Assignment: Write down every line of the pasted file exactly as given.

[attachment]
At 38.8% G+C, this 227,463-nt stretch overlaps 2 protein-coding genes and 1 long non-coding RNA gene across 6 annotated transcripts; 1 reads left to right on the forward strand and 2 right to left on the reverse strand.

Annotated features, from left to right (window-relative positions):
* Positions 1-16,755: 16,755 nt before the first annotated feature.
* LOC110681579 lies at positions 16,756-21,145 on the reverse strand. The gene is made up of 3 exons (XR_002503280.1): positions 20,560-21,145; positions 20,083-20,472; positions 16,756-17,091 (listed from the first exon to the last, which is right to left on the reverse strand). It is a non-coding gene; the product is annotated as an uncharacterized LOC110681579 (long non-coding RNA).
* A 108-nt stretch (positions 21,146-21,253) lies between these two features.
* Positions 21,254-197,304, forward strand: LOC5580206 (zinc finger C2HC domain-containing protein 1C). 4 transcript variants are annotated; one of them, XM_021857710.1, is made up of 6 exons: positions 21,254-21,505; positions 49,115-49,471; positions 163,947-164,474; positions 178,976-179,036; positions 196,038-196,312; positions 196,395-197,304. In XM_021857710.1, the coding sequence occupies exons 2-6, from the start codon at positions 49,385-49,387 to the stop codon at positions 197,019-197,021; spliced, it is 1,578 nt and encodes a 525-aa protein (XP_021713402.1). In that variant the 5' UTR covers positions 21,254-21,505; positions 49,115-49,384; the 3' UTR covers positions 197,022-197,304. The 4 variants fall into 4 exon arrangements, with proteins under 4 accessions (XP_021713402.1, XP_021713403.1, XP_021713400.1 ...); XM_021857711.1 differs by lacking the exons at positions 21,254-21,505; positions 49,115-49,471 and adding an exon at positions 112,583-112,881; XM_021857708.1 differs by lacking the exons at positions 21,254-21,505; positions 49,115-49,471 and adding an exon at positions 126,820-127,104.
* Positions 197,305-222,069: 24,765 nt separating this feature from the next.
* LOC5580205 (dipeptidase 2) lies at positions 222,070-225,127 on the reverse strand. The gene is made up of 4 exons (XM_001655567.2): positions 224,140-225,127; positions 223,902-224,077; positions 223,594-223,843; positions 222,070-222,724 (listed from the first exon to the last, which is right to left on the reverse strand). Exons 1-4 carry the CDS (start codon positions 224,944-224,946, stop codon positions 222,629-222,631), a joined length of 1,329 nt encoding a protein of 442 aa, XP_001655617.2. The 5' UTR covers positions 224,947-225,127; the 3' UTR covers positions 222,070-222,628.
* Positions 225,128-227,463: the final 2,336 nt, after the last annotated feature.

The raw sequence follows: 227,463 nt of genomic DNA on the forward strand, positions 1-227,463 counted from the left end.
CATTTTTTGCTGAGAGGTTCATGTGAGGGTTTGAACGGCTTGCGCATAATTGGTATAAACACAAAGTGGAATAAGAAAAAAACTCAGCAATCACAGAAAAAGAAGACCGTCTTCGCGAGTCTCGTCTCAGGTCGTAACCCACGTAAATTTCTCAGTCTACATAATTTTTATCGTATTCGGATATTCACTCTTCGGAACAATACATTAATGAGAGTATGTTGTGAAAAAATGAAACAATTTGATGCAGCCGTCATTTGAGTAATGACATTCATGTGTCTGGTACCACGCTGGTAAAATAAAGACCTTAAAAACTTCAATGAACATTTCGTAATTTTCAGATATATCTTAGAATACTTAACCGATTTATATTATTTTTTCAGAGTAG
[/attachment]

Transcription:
At 38.8% G+C, this 227,463-nt stretch overlaps 2 protein-coding genes and 1 long non-coding RNA gene across 6 annotated transcripts; 1 reads left to right on the forward strand and 2 right to left on the reverse strand.

Annotated features, from left to right (window-relative positions):
* Positions 1-16,755: 16,755 nt before the first annotated feature.
* LOC110681579 lies at positions 16,756-21,145 on the reverse strand. The gene is made up of 3 exons (XR_002503280.1): positions 20,560-21,145; positions 20,083-20,472; positions 16,756-17,091 (listed from the first exon to the last, which is right to left on the reverse strand). It is a non-coding gene; the product is annotated as an uncharacterized LOC110681579 (long non-coding RNA).
* A 108-nt stretch (positions 21,146-21,253) lies between these two features.
* Positions 21,254-197,304, forward strand: LOC5580206 (zinc finger C2HC domain-containing protein 1C). 4 transcript variants are annotated; one of them, XM_021857710.1, is made up of 6 exons: positions 21,254-21,505; positions 49,115-49,471; positions 163,947-164,474; positions 178,976-179,036; positions 196,038-196,312; positions 196,395-197,304. In XM_021857710.1, the coding sequence occupies exons 2-6, from the start codon at positions 49,385-49,387 to the stop codon at positions 197,019-197,021; spliced, it is 1,578 nt and encodes a 525-aa protein (XP_021713402.1). In that variant the 5' UTR covers positions 21,254-21,505; positions 49,115-49,384; the 3' UTR covers positions 197,022-197,304. The 4 variants fall into 4 exon arrangements, with proteins under 4 accessions (XP_021713402.1, XP_021713403.1, XP_021713400.1 ...); XM_021857711.1 differs by lacking the exons at positions 21,254-21,505; positions 49,115-49,471 and adding an exon at positions 112,583-112,881; XM_021857708.1 differs by lacking the exons at positions 21,254-21,505; positions 49,115-49,471 and adding an exon at positions 126,820-127,104.
* Positions 197,305-222,069: 24,765 nt separating this feature from the next.
* LOC5580205 (dipeptidase 2) lies at positions 222,070-225,127 on the reverse strand. The gene is made up of 4 exons (XM_001655567.2): positions 224,140-225,127; positions 223,902-224,077; positions 223,594-223,843; positions 222,070-222,724 (listed from the first exon to the last, which is right to left on the reverse strand). Exons 1-4 carry the CDS (start codon positions 224,944-224,946, stop codon positions 222,629-222,631), a joined length of 1,329 nt encoding a protein of 442 aa, XP_001655617.2. The 5' UTR covers positions 224,947-225,127; the 3' UTR covers positions 222,070-222,628.
* Positions 225,128-227,463: the final 2,336 nt, after the last annotated feature.

The raw sequence follows: 227,463 nt of genomic DNA on the forward strand, positions 1-227,463 counted from the left end.
CATTTTTTGCTGAGAGGTTCATGTGAGGGTTTGAACGGCTTGCGCATAATTGGTATAAACACAAAGTGGAATAAGAAAAAAACTCAGCAATCACAGAAAAAGAAGACCGTCTTCGCGAGTCTCGTCTCAGGTCGTAACCCACGTAAATTTCTCAGTCTACATAATTTTTATCGTATTCGGATATTCACTCTTCGGAACAATACATTAATGAGAGTATGTTGTGAAAAAATGAAACAATTTGATGCAGCCGTCATTTGAGTAATGACATTCATGTGTCTGGTACCACGCTGGTAAAATAAAGACCTTAAAAACTTCAATGAACATTTCGTAATTTTCAGATATATCTTAGAATACTTAACCGATTTATATTATTTTTTCAGAGTAG